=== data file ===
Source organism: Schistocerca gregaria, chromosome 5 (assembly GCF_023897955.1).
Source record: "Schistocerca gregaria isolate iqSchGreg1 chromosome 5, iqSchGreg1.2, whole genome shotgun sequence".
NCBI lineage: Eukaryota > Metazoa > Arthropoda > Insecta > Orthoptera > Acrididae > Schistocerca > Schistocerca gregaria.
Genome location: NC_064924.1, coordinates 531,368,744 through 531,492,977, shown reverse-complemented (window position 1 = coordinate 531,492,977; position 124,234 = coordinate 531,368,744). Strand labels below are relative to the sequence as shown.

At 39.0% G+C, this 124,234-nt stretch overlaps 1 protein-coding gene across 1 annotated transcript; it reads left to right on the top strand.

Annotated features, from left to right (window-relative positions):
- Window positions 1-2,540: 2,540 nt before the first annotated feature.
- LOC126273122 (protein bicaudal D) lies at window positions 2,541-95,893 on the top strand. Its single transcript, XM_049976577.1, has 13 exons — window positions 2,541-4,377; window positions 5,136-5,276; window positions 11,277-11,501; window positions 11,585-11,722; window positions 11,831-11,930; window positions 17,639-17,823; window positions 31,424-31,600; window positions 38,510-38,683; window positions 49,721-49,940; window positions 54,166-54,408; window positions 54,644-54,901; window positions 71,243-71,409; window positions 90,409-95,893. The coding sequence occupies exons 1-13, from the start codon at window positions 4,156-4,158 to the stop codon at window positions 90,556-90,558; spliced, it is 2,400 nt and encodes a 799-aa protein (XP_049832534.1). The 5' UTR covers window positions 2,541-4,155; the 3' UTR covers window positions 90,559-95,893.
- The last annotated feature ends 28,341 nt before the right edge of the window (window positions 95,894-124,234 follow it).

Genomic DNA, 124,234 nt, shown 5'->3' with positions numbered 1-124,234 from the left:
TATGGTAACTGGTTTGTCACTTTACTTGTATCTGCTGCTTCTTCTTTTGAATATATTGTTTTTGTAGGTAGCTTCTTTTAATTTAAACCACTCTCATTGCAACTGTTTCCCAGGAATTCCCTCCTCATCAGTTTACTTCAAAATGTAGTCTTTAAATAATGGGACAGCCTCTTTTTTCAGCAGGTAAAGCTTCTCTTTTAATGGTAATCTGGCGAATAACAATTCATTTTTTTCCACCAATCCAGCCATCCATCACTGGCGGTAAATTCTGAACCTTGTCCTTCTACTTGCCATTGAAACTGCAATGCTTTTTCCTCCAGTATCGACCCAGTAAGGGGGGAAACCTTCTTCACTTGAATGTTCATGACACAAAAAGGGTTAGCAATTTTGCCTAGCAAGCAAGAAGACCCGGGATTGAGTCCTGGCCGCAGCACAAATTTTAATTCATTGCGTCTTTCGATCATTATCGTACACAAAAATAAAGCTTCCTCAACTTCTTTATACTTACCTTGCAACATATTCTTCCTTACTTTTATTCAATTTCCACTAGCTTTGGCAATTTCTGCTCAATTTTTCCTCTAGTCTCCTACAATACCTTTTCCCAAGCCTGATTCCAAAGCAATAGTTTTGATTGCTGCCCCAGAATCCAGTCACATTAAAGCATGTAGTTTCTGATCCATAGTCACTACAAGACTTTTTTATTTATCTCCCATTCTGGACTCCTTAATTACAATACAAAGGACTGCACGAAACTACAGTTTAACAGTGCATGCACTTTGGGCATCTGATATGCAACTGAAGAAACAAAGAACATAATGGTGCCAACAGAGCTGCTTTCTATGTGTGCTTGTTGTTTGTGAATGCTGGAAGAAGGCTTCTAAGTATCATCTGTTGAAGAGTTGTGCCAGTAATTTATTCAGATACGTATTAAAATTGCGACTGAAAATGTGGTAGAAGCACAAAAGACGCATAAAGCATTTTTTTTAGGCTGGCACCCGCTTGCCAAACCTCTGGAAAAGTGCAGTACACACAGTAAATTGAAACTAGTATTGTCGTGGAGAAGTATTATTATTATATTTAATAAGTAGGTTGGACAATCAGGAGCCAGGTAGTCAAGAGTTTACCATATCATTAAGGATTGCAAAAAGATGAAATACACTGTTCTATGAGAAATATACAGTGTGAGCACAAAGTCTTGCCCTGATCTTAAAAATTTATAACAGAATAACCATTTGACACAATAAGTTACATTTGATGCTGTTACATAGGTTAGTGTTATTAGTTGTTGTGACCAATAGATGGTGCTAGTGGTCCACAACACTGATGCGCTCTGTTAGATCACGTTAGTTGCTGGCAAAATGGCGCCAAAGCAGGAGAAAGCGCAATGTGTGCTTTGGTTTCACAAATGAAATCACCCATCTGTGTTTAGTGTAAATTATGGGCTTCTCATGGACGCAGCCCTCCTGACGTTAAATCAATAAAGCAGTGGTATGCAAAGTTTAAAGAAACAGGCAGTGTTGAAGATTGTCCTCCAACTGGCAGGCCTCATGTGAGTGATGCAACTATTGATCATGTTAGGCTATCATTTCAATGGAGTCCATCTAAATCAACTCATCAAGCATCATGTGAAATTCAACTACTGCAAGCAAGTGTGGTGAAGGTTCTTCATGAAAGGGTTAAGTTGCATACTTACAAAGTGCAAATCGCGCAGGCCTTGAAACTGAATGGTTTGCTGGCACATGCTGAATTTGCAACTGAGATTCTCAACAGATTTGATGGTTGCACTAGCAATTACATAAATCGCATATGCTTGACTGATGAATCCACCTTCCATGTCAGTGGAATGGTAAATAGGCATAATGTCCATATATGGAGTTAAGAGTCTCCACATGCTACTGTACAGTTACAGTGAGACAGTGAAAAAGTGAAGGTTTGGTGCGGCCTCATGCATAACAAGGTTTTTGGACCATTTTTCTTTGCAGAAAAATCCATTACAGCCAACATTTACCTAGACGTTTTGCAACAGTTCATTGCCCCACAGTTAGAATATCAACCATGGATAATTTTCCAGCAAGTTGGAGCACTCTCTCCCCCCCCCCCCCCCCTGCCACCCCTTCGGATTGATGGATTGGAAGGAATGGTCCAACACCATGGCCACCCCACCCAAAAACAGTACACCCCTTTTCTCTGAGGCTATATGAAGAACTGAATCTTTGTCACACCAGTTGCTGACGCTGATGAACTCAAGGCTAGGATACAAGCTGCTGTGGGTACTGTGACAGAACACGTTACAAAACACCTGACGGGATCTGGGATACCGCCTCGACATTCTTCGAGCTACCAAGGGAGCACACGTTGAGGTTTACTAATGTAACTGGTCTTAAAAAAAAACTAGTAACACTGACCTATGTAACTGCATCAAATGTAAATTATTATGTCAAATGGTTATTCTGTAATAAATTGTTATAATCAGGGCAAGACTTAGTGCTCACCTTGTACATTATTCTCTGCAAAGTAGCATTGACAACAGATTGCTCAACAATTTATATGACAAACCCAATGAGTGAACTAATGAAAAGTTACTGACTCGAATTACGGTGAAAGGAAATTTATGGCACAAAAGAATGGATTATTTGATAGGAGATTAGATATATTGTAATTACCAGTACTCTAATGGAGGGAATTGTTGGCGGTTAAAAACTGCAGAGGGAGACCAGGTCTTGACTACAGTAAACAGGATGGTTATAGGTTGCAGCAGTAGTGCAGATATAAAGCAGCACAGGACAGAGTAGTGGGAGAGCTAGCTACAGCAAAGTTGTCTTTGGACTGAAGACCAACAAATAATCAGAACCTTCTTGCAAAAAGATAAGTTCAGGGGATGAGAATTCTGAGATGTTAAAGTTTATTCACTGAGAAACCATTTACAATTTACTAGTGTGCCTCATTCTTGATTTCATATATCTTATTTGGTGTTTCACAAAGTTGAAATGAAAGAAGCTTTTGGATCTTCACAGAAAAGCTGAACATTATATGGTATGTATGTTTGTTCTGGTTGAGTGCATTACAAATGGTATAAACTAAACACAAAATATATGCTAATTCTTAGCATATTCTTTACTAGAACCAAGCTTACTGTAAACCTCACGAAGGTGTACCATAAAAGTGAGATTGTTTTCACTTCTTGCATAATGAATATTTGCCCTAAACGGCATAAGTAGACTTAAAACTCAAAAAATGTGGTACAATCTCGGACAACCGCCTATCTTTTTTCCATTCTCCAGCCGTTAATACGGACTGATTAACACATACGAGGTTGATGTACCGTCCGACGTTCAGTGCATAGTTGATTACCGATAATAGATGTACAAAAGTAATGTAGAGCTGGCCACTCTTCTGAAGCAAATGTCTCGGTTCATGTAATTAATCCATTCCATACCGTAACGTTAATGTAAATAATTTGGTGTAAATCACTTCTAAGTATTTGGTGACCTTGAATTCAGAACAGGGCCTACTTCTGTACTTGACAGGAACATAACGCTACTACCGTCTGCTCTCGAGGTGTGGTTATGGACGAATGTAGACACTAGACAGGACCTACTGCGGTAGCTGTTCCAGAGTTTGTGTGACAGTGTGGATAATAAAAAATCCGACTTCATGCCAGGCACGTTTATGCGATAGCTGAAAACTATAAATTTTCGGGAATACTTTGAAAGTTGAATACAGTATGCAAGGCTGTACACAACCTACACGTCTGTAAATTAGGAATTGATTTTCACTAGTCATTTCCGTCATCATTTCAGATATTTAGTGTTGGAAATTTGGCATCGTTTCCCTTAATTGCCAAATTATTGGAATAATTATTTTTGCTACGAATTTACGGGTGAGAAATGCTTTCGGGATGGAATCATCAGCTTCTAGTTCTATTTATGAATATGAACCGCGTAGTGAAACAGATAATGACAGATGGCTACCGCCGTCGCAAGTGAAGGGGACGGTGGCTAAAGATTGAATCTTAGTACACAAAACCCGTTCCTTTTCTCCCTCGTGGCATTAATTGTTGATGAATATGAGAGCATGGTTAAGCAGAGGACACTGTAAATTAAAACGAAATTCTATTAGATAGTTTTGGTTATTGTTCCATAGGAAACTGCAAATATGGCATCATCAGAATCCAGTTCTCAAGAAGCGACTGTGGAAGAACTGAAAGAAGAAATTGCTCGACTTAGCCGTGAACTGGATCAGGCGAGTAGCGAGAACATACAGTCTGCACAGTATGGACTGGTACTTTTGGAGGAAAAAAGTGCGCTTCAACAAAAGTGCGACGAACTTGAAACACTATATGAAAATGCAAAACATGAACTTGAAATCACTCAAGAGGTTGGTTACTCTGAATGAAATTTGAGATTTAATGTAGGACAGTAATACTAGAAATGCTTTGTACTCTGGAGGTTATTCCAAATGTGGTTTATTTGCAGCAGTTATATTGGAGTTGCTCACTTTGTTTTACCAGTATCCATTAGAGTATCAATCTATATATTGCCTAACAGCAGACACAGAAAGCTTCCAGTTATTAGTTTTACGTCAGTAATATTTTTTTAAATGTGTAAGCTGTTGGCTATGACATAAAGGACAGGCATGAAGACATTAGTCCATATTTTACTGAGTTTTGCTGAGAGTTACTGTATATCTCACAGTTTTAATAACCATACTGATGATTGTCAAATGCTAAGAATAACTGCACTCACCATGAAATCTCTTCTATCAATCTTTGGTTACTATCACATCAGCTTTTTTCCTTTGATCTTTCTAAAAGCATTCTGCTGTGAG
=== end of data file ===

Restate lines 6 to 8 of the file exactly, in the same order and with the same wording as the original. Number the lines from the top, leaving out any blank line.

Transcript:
Annotated features, from left to right (window-relative positions):
- Window positions 1-2,540: 2,540 nt before the first annotated feature.
- LOC126273122 (protein bicaudal D) lies at window positions 2,541-95,893 on the top strand. Its single transcript, XM_049976577.1, has 13 exons — window positions 2,541-4,377; window positions 5,136-5,276; window positions 11,277-11,501; window positions 11,585-11,722; window positions 11,831-11,930; window positions 17,639-17,823; window positions 31,424-31,600; window positions 38,510-38,683; window positions 49,721-49,940; window positions 54,166-54,408; window positions 54,644-54,901; window positions 71,243-71,409; window positions 90,409-95,893. The coding sequence occupies exons 1-13, from the start codon at window positions 4,156-4,158 to the stop codon at window positions 90,556-90,558; spliced, it is 2,400 nt and encodes a 799-aa protein (XP_049832534.1). The 5' UTR covers window positions 2,541-4,155; the 3' UTR covers window positions 90,559-95,893.